Analysis & Opinions - Agence Global

More American guns and troops: the last thing the Middle East needs

| May 26, 2019

BEIRUT — The last thing the Middle East needs is another $8 billion of American armaments in the hands of Arab autocrats, and thousands of additional American troops here, which Donald Trump has decided to send us as he ratchets up the U.S.’s exaggerated and mostly hysterical confrontation with Iran. Such decisions by the Trump administration in recent weeks, combined with supporting roles by autocratic Middle Eastern governments, are central reasons for why our region continues to spin incoherently in its maelstrom of turbulence, destruction, violence, state collapse and massive human suffering.

Foreign military engagements and posturing in the Middle East during the past five decades or so have usually led to catastrophic consequences. These include destroyed cities, ruined states, long-running dictatorial regimes, rampant corruption that comes with billions of dollars of arms spending, money siphoned away from basic human needs and developmental priorities, and — as the UAE-Saudi-UK-US war in Yemen shows — the proclivity to use the weapons systems you accumulate, often in criminal ways.

Also, in Arab states that only stay alive thanks to U.S. and other foreign arms providers and funders, governments tend to pay more attention to the wishes of the foreign powers than to the rights and aspirations of their own people. The 2010-11 Arab uprisings were a major signal that most citizens would no longer accept that, as are the current uprisings in Algeria and Sudan.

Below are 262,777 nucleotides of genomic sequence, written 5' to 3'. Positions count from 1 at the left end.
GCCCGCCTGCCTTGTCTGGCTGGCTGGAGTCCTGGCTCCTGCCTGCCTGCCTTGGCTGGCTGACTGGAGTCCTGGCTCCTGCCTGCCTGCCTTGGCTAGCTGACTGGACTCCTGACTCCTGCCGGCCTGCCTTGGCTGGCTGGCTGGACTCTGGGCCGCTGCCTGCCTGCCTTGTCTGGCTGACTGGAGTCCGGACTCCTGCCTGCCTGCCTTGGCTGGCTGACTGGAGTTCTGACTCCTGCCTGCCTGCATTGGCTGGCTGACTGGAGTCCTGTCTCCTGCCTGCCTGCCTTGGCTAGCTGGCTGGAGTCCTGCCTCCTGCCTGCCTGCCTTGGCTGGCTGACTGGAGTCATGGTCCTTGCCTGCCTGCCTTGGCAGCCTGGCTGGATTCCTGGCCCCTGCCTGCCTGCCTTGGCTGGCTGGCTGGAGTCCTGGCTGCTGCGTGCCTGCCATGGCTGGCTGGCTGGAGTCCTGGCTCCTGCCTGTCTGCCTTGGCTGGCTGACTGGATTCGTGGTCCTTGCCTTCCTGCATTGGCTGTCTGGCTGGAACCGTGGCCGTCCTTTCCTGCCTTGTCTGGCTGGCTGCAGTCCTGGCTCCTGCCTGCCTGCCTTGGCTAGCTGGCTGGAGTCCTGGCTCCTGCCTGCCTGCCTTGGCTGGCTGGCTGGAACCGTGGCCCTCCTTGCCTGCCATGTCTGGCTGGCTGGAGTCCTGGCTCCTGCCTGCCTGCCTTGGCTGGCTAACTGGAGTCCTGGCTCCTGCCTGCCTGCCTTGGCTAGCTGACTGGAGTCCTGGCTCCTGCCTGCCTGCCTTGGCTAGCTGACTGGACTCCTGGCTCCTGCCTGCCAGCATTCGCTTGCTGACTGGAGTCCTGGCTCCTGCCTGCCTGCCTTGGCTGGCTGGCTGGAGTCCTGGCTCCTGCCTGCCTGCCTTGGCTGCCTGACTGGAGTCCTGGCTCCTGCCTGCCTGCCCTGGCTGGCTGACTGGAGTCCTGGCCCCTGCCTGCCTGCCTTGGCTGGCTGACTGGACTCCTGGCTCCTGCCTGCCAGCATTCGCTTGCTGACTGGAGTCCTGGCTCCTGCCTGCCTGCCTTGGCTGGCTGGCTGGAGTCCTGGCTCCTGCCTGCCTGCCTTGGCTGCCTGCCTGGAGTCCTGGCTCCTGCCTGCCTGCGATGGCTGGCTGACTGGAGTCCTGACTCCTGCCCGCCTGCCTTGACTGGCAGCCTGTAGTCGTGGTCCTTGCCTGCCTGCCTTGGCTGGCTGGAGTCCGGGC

Militarism is at the heart of aggressive policies that foreign powers use across the Middle East. These include arms sales, prolonged wars, isolated attacks, sanctions, troop build-ups, creating fantasy coalitions of like-minded states to confront an imagined enemy, and inventing fake local militias that you dream up, initiate, equip, train, feed, sustain, and then designate as your “allies” in a noble mission to repel evil and fight the battles that keep America safe — or, in the case of this White House with some of its wacko quarters, battles that immensely please the Lord.

The United States has been the main culprit in this legacy of knee-jerk militarism in recent decades, though this sickness now includes most major foreign and regional powers. Russia, Turkey, Iran, Saudi Arabia, France, Israel, the U.K., and the United Arab Emirates all directly participate in military action inside Arab countries. Other less militarily powerful Arab states in recent years, like Egypt, Qatar, Jordan, and Sudan, have offered military support for groups fighting in Arab lands (like rebels or governments in Syria and Libya), while major non-state powers like Hezbollah also engage in warfare in neighboring lands.

Hundreds of smaller groups now spring up in many Arab countries to get the support from abroad that allows them to buy some snazzy uniforms, join the battle, make some money, hire some unemployed young men, get the world’s attention, and perhaps get invited to a peace negotiation in London, Paris, Sochi, Doha, Muscat, or Amman. Militarism and militias are the growth industry of this decade across the Middle East.